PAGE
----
The other PIGS (Portugal, Ireland and Spain) are in much better shape financially, and Brussels no longer fears that the Greek “contagion” will spread irresistibly to them as well. Neither does it think that a Greek departure from the euro would bring the whole edifice of the single currency tumbling down. And it knows that the vast majority of Greeks don’t want to leave either the euro or the EU – so it’s playing hardball.
When the interim deal was made public on Tuesday, Prime Minister Alexis Tsipras put the best possible face on it, saying that Greece had “won a battle, but not the war.” In fact he lost the first battle, as he was bound to. It will take him longer to lose the whole war, but that will probably happen too.
To shorten to 725 words, omit paragraphs 9, 10 and 11 (“The boom…put it”).
When I first interviewed Viktor Orban 25 years ago, he was an anti-Communist student firebrand whose whole purpose in life was to free Hungary from Soviet rule. But you can travel a long way in 25 years.
In 1991 Orban celebrated the collapse of the Soviet Union, but now he says: “We Europeans need Russia. We need sooner or later – rather sooner than later – a strategic alliance with Russia.” Prime Minister Viktor Orban has become the odd man out in the European Union, putting a close relationship with Russia well ahead of any concerns about what is happening to Ukraine.
When Russia’s President Vladimir Putin came to Budapest last week to sign a new contract for supplying gas to Hungary, Orban said: “We are convinced that locking Russia out of Europe is not rational. Whoever thinks that Europe can be competitive…without economic cooperation with Russia…is chasing ghosts.” And Putin, standing next to Orban, said that the war in Ukraine was all the Ukrainian government’s fault.
But it’s not just a pragmatic decision by Orban to keep the country’s main energy supplier sweet. (Hungary has also ordered new nuclear reactors from Russia.) Other members of the European Union and NATO that also depend heavily on Russian gas have nevertheless condemned Putin’s actions in Ukraine. Viktor Orban has been on a philosophical journey, and it has delivered him to a strange place.
In a speech last July, he declared the western democratic model dead and argued that authoritarian regimes like those in Russia, China and Turkey pointed the way to the future. “We have to abandon liberal methods and principles of organising a society,” he said. “The new state we are building is an illiberal state, a non-liberal state, because liberal values (in the West) today incorporate corruption, sex and violence.”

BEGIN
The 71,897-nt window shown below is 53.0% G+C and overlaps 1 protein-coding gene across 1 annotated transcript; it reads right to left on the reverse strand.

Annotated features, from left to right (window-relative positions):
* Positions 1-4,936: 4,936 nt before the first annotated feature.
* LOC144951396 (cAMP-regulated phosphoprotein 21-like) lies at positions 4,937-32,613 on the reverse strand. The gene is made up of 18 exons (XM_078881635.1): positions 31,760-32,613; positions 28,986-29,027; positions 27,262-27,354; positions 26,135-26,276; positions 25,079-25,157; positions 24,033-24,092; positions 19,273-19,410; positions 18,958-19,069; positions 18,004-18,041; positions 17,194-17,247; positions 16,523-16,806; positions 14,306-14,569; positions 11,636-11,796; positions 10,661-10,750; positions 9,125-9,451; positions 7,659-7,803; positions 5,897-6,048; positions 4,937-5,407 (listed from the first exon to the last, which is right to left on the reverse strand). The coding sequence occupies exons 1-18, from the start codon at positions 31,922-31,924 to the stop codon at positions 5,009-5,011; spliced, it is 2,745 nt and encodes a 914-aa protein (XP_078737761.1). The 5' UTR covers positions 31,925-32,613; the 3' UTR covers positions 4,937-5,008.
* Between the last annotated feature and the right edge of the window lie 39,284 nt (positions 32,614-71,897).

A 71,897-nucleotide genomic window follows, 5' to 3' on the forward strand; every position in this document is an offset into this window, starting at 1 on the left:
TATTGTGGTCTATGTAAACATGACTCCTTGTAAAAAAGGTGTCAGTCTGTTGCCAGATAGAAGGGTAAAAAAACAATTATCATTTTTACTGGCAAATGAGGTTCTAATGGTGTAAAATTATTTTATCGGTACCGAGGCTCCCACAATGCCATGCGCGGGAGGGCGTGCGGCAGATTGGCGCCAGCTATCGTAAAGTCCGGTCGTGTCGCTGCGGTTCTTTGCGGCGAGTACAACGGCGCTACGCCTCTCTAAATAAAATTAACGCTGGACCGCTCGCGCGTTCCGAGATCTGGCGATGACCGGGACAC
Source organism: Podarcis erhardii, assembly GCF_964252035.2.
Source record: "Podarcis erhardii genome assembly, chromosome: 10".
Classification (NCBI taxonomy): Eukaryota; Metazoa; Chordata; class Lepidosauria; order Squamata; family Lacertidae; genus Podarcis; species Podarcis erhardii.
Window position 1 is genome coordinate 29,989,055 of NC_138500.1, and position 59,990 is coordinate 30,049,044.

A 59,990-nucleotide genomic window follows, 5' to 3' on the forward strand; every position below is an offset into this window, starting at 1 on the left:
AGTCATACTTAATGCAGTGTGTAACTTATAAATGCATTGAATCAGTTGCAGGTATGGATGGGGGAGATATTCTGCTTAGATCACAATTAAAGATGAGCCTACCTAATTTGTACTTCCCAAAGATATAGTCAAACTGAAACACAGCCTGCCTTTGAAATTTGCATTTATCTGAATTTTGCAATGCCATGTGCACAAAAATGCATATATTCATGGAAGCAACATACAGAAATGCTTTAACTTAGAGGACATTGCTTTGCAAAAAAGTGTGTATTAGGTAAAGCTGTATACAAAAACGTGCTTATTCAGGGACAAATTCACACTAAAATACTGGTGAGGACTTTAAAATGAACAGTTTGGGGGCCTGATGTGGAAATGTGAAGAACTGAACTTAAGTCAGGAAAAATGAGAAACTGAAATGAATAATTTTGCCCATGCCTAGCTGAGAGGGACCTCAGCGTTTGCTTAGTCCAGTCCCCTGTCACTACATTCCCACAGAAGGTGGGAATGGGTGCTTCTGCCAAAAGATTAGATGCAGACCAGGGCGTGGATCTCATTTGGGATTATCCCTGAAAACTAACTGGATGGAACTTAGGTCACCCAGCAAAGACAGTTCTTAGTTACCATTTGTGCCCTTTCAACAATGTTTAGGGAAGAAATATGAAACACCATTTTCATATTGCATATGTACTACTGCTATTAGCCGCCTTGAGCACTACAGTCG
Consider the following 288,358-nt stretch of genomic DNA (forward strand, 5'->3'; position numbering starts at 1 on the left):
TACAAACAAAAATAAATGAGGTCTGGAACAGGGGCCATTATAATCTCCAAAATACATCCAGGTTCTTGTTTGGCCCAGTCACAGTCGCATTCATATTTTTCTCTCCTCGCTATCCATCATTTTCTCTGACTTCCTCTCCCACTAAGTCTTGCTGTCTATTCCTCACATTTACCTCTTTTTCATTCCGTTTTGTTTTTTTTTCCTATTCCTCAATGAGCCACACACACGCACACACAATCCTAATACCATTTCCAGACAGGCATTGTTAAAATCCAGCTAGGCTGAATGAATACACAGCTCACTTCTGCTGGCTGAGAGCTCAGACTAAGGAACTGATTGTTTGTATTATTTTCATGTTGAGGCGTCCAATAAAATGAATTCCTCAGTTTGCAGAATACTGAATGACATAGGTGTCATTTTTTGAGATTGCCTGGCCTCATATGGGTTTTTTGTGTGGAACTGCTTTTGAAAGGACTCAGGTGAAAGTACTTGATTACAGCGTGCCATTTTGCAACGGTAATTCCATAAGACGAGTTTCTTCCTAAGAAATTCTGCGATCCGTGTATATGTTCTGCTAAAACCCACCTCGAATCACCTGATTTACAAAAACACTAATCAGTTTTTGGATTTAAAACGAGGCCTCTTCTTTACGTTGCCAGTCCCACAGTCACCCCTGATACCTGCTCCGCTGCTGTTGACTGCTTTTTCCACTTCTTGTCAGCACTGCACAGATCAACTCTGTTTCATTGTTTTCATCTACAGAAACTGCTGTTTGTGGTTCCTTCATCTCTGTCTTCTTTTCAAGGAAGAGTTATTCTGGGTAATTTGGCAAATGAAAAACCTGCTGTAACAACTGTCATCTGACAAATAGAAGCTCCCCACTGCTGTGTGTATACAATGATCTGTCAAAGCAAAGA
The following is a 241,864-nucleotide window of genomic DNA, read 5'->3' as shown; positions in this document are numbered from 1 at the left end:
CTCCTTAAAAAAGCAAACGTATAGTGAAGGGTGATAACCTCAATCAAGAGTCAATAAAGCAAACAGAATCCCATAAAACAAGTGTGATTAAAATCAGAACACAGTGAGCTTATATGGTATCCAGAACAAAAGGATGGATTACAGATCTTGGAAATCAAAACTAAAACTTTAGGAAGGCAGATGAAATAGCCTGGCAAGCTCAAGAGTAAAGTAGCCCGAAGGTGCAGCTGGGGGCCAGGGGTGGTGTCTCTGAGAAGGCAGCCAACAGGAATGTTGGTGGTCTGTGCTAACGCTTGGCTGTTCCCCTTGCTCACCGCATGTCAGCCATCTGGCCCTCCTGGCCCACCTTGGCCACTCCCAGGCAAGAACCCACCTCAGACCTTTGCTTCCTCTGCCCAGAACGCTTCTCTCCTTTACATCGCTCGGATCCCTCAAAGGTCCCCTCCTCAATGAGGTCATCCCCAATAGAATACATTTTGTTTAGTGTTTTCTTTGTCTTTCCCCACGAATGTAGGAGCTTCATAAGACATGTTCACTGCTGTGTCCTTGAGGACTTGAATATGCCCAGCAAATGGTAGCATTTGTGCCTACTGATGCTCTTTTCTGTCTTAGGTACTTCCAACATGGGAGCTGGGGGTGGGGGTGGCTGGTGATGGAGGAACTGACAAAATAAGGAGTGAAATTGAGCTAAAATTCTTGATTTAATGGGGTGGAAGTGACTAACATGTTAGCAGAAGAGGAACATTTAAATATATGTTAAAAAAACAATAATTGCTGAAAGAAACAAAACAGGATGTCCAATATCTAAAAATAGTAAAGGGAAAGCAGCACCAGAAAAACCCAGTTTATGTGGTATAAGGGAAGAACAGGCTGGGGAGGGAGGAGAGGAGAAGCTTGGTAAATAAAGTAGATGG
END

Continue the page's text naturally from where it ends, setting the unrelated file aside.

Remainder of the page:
Orban is not just talking. Since the 2010 election he has had a two-thirds “super-majority” in parliament that lets him amend the constitution as he likes. (Theoretically the supreme court might overrule him, but he has also chosen eleven of the fifteen supreme court judges.) New media laws have turned public television into a government mouthpiece, and he has ruthlessly gerrymandered electoral boundaries to guarantee victory for his Fidesz Party.
Other familiar elements of authoritarian nationalist regimes have also begun to appear in Hungary. Non-governmental organisations are under attack as foreign agents, and foreign-owned banks are to be partly nationalised. Land leased by foreigners any time in the past 20 years must be returned to its Hungarian owners. Every one of these arbitrary changes creates opportunities for corruption that rarely go unexploited by those close to the regime.
The problem has grown so severe that last year the US government, in an initiative unprecedented against an EU member country, blacklisted ten Hungarian officials, banning them from entering the United States on the grounds of corruption. And President Barack Obama, discussing corrupt, authoritarian governments, bracketed Hungary with Azerbaijan, Russia and Venezuela.
Victoria Nuland, the US assistant secretary of state for European affairs, went further, asking Orban “How can you sleep under your NATO blanket at night while pushing “illiberal democracy” by day, whipping up nationalism, restricting free press, or demonising civil society?” But she asked him from a safe distance (Washington: about 7,000 km.), and he didn’t bother to reply. And the Hungarians went on voting for him.